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Be your own advocate during Diabetes Awareness Month

Be your own advocate during Diabetes Awareness Month

Nov. 30, 2022

By Katie Minor

When Emily Smaniotto was just 9 years old, she received a diagnosis that would alter the course of her life and career. Suddenly, Emily had to adjust to a childhood consisting of paying close attention to her diet, daily injections and finger-sticks.

She was told she had type 1 diabetes, a lifelong health condition that around 64,000 Americans are diagnosed with each year.

Diabetes essentially affects how your body turns food into energy. Your body breaks down most of the food you eat into sugar (glucose) and releases it into your bloodstream. When your blood sugar goes up, it signals your pancreas to release insulin. Insulin acts like a key to let the blood sugar into your body’s cells for use as energy.

When a person has diabetes, their body doesn’t produce as much insulin or use it as well as it should. The blood sugar stays in the bloodstream and causes health problems over time.

Type 1 diabetes – the kind Smaniotto was diagnosed with – is one of three types of the disease, and people living with it need to take insulin every day. It is mostly diagnosed in children and young adults. Type 2 diabetes is the most common type and develops over many years, so it is mostly diagnosed in adults. The third type is gestational diabetes, or diabetes while pregnant.

The cause of type 1 diabetes is unknown, but scientists think genetic factors play a part. Smaniotto has family members living with type 1 diabetes – including her own father – so while the news about her diagnosis was hard to hear, it didn’t come as a total shock.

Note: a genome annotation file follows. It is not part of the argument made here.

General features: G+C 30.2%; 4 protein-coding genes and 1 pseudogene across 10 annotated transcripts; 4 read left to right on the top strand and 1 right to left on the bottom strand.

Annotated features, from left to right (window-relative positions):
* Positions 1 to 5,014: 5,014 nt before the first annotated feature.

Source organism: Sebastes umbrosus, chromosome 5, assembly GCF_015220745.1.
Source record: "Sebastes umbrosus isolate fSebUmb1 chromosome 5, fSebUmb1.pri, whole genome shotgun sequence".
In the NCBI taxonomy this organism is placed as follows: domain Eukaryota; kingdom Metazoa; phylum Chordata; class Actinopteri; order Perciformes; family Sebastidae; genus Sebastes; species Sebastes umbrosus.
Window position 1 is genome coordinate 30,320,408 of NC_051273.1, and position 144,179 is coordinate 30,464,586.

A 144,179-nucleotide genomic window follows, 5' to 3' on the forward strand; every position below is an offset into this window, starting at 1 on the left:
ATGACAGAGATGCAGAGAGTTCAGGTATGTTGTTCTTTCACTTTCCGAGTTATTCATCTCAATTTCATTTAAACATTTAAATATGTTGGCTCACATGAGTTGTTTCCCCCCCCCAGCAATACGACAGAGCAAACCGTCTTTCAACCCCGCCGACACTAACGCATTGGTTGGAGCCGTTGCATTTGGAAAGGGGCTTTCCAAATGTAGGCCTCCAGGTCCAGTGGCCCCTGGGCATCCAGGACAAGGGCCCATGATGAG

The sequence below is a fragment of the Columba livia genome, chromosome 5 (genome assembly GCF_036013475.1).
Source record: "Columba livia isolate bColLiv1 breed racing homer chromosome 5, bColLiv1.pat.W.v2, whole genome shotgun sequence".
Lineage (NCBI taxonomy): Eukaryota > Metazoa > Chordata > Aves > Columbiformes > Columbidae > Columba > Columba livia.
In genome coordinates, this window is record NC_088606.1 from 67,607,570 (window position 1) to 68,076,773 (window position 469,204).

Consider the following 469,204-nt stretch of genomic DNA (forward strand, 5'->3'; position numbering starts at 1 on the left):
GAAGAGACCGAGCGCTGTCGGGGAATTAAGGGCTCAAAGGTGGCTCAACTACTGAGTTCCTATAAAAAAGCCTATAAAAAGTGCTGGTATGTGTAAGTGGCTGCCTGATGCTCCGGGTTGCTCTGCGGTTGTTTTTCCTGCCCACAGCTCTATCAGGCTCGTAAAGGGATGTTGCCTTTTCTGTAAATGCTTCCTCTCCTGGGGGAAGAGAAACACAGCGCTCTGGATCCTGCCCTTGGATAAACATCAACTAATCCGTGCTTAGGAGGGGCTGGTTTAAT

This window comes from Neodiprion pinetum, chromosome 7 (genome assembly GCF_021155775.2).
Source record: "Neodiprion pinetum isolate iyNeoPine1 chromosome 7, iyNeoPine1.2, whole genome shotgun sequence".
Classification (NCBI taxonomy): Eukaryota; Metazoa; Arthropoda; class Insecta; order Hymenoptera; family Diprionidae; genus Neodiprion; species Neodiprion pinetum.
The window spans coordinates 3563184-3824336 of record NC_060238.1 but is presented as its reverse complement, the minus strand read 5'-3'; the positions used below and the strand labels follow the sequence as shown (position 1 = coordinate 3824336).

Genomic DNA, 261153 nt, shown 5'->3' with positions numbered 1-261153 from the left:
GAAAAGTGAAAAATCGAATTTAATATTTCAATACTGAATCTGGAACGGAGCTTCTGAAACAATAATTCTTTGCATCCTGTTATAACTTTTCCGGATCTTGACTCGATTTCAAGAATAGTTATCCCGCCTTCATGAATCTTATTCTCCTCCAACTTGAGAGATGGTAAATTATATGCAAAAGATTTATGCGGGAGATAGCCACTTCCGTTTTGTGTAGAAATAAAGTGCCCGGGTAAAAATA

But like more than 37 million other Americans, Smaniotto was able to adapt to her new lifestyle with diabetes. Her experience and expertise around diabetes propelled her into the healthcare field as a registered nurse and diabetes counselor at the WVU Medicine Diabetes Education Center, offering help and access to services for people with diabetes.

One vital part of living with diabetes – and something that Emily Smaniotto offers advice about regularly – is the importance of good nutrition.

Living with diabetes is all about managing your blood sugar to stay in its target range in order to reduce any health risks. Eating the right foods at the right time helps people living with diabetes stay as healthy as possible. Healthy eating is also the best way to prevent type 2 diabetes.

Some good ways to develop healthy eating habits include:

  • Practicing meal prepping/planning
  • Reading nutrition labels
  • Picking healthy foods at the grocery store, especially fruits and vegetables
  • Working with a nutritionist or diabetes educator like Emily Smaniotto

Another way people manage living with diabetes is with a continuous glucose monitor (CGM). For many years, the only way to measure glucose levels was by pricking a person’s finger for a drop of blood. With a CGM, a sensor is inserted under the skin and checks the glucose levels every few minutes. CGMs can be compatible with smartphones, so you can check your glucose levels with an app on your phone.

Living with diabetes in 2022 means being able to use helpful devices like a CGM. But there is a huge downside to today’s diabetes: rising health care costs. Insulin costs exploded between 2014 and 2019, rising 54% in just five years.

“No one should have to ration insulin to be able to put food on the table,” Smaniotto said.

It is disappointing that it has become so difficult for people with diabetes to afford insulin, but there is plenty of support. Smaniotto urges people to be their own advocate. Unlike most other health conditions, diabetes is mainly managed by the patient. So if you need help or have questions, it’s important that you say something to your doctor or nurse.

The same is true for financial help. If you need help managing the cost of living with diabetes, the WVU Diabetes Education Center is a great place to start. You can call their clinic at 304-598-4391 on Monday through Friday from 8 a.m. to 4 p.m.

Katie Minor is the public information office assistant at Monongalia County Health Department.





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